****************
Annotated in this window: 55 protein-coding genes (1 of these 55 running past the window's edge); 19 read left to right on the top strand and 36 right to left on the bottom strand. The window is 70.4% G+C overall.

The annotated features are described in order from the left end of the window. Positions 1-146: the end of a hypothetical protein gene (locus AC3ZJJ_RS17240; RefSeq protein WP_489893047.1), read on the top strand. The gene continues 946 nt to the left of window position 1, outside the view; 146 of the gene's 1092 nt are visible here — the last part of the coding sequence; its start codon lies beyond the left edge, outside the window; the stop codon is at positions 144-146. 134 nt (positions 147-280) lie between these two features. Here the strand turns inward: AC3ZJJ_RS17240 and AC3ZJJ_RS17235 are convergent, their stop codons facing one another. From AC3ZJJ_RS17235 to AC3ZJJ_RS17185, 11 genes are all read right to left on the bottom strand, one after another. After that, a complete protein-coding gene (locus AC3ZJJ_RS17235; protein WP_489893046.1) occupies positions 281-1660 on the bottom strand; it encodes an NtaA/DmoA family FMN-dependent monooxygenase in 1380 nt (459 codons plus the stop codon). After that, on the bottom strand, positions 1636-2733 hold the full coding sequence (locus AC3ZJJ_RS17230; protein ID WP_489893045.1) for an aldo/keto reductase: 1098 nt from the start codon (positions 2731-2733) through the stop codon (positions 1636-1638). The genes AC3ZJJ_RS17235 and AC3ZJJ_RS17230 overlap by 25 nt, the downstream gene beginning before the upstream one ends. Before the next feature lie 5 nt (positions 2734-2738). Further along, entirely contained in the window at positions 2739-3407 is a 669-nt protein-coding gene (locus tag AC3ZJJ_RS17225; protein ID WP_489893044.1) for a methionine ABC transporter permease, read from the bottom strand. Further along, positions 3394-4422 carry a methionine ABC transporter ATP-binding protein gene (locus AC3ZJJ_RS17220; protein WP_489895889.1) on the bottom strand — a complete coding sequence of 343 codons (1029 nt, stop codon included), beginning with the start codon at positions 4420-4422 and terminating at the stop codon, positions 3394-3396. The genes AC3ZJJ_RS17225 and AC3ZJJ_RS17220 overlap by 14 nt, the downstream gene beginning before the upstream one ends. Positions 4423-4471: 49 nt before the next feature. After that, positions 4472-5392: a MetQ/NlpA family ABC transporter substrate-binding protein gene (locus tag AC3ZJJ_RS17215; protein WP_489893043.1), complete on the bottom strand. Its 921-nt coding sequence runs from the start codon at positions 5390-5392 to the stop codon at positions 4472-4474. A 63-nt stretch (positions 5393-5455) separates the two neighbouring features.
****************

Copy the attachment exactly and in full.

Annotated in this window: 55 protein-coding genes (1 of these 55 running past the window's edge); 19 read left to right on the top strand and 36 right to left on the bottom strand. The window is 70.4% G+C overall.

The annotated features are described in order from the left end of the window. Positions 1-146: the end of a hypothetical protein gene (locus AC3ZJJ_RS17240; RefSeq protein WP_489893047.1), read on the top strand. The gene continues 946 nt to the left of window position 1, outside the view; 146 of the gene's 1092 nt are visible here — the last part of the coding sequence; its start codon lies beyond the left edge, outside the window; the stop codon is at positions 144-146. 134 nt (positions 147-280) lie between these two features. Here the strand turns inward: AC3ZJJ_RS17240 and AC3ZJJ_RS17235 are convergent, their stop codons facing one another. From AC3ZJJ_RS17235 to AC3ZJJ_RS17185, 11 genes are all read right to left on the bottom strand, one after another. After that, a complete protein-coding gene (locus AC3ZJJ_RS17235; protein WP_489893046.1) occupies positions 281-1660 on the bottom strand; it encodes an NtaA/DmoA family FMN-dependent monooxygenase in 1380 nt (459 codons plus the stop codon). After that, on the bottom strand, positions 1636-2733 hold the full coding sequence (locus AC3ZJJ_RS17230; protein ID WP_489893045.1) for an aldo/keto reductase: 1098 nt from the start codon (positions 2731-2733) through the stop codon (positions 1636-1638). The genes AC3ZJJ_RS17235 and AC3ZJJ_RS17230 overlap by 25 nt, the downstream gene beginning before the upstream one ends. Before the next feature lie 5 nt (positions 2734-2738). Further along, entirely contained in the window at positions 2739-3407 is a 669-nt protein-coding gene (locus tag AC3ZJJ_RS17225; protein ID WP_489893044.1) for a methionine ABC transporter permease, read from the bottom strand. Further along, positions 3394-4422 carry a methionine ABC transporter ATP-binding protein gene (locus AC3ZJJ_RS17220; protein WP_489895889.1) on the bottom strand — a complete coding sequence of 343 codons (1029 nt, stop codon included), beginning with the start codon at positions 4420-4422 and terminating at the stop codon, positions 3394-3396. The genes AC3ZJJ_RS17225 and AC3ZJJ_RS17220 overlap by 14 nt, the downstream gene beginning before the upstream one ends. Positions 4423-4471: 49 nt before the next feature. After that, positions 4472-5392: a MetQ/NlpA family ABC transporter substrate-binding protein gene (locus tag AC3ZJJ_RS17215; protein WP_489893043.1), complete on the bottom strand. Its 921-nt coding sequence runs from the start codon at positions 5390-5392 to the stop codon at positions 4472-4474. A 63-nt stretch (positions 5393-5455) separates the two neighbouring features.